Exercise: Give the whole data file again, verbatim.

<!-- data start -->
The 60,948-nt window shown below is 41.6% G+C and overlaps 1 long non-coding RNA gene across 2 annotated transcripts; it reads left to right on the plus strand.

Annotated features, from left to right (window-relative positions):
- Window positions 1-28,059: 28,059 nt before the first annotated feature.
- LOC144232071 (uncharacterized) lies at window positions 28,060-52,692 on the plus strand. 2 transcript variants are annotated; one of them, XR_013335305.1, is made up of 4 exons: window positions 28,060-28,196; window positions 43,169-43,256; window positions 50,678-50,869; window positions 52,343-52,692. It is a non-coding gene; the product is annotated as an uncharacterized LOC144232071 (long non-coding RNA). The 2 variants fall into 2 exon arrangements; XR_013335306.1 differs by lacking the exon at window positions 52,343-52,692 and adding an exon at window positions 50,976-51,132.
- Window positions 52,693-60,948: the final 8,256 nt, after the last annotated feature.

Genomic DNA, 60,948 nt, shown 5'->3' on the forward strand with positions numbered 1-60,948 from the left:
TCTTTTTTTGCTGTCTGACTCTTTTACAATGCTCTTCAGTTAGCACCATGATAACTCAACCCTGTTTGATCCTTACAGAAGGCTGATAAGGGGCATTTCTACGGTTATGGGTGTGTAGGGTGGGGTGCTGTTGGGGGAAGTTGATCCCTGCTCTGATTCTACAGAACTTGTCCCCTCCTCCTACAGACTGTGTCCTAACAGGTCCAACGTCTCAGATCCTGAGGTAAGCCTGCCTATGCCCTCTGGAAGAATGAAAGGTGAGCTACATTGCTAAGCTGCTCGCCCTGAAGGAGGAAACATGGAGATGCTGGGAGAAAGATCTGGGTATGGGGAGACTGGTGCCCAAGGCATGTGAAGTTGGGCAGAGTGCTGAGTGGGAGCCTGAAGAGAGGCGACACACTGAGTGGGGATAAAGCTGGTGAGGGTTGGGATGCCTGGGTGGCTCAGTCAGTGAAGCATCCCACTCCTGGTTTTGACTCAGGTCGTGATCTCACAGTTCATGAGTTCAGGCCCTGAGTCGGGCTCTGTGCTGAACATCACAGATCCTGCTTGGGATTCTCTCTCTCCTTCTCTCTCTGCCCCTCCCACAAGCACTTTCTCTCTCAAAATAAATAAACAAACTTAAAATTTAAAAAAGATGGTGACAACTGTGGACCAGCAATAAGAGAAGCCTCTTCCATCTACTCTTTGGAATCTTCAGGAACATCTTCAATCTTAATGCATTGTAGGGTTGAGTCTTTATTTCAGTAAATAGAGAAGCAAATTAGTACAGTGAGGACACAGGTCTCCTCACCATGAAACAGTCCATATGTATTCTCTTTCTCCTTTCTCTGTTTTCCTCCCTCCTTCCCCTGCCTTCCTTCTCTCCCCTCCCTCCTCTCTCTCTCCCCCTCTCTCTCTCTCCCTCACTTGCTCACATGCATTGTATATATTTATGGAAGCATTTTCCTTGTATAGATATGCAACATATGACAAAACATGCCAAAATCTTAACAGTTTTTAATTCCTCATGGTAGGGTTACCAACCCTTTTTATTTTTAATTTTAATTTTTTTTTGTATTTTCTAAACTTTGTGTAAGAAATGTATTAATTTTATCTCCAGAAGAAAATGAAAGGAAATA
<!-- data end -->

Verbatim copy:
The 60,948-nt window shown below is 41.6% G+C and overlaps 1 long non-coding RNA gene across 2 annotated transcripts; it reads left to right on the plus strand.

Annotated features, from left to right (window-relative positions):
- Window positions 1-28,059: 28,059 nt before the first annotated feature.
- LOC144232071 (uncharacterized) lies at window positions 28,060-52,692 on the plus strand. 2 transcript variants are annotated; one of them, XR_013335305.1, is made up of 4 exons: window positions 28,060-28,196; window positions 43,169-43,256; window positions 50,678-50,869; window positions 52,343-52,692. It is a non-coding gene; the product is annotated as an uncharacterized LOC144232071 (long non-coding RNA). The 2 variants fall into 2 exon arrangements; XR_013335306.1 differs by lacking the exon at window positions 52,343-52,692 and adding an exon at window positions 50,976-51,132.
- Window positions 52,693-60,948: the final 8,256 nt, after the last annotated feature.

Genomic DNA, 60,948 nt, shown 5'->3' on the forward strand with positions numbered 1-60,948 from the left:
TCTTTTTTTGCTGTCTGACTCTTTTACAATGCTCTTCAGTTAGCACCATGATAACTCAACCCTGTTTGATCCTTACAGAAGGCTGATAAGGGGCATTTCTACGGTTATGGGTGTGTAGGGTGGGGTGCTGTTGGGGGAAGTTGATCCCTGCTCTGATTCTACAGAACTTGTCCCCTCCTCCTACAGACTGTGTCCTAACAGGTCCAACGTCTCAGATCCTGAGGTAAGCCTGCCTATGCCCTCTGGAAGAATGAAAGGTGAGCTACATTGCTAAGCTGCTCGCCCTGAAGGAGGAAACATGGAGATGCTGGGAGAAAGATCTGGGTATGGGGAGACTGGTGCCCAAGGCATGTGAAGTTGGGCAGAGTGCTGAGTGGGAGCCTGAAGAGAGGCGACACACTGAGTGGGGATAAAGCTGGTGAGGGTTGGGATGCCTGGGTGGCTCAGTCAGTGAAGCATCCCACTCCTGGTTTTGACTCAGGTCGTGATCTCACAGTTCATGAGTTCAGGCCCTGAGTCGGGCTCTGTGCTGAACATCACAGATCCTGCTTGGGATTCTCTCTCTCCTTCTCTCTCTGCCCCTCCCACAAGCACTTTCTCTCTCAAAATAAATAAACAAACTTAAAATTTAAAAAAGATGGTGACAACTGTGGACCAGCAATAAGAGAAGCCTCTTCCATCTACTCTTTGGAATCTTCAGGAACATCTTCAATCTTAATGCATTGTAGGGTTGAGTCTTTATTTCAGTAAATAGAGAAGCAAATTAGTACAGTGAGGACACAGGTCTCCTCACCATGAAACAGTCCATATGTATTCTCTTTCTCCTTTCTCTGTTTTCCTCCCTCCTTCCCCTGCCTTCCTTCTCTCCCCTCCCTCCTCTCTCTCTCCCCCTCTCTCTCTCTCCCTCACTTGCTCACATGCATTGTATATATTTATGGAAGCATTTTCCTTGTATAGATATGCAACATATGACAAAACATGCCAAAATCTTAACAGTTTTTAATTCCTCATGGTAGGGTTACCAACCCTTTTTATTTTTAATTTTAATTTTTTTTTGTATTTTCTAAACTTTGTGTAAGAAATGTATTAATTTTATCTCCAGAAGAAAATGAAAGGAAATA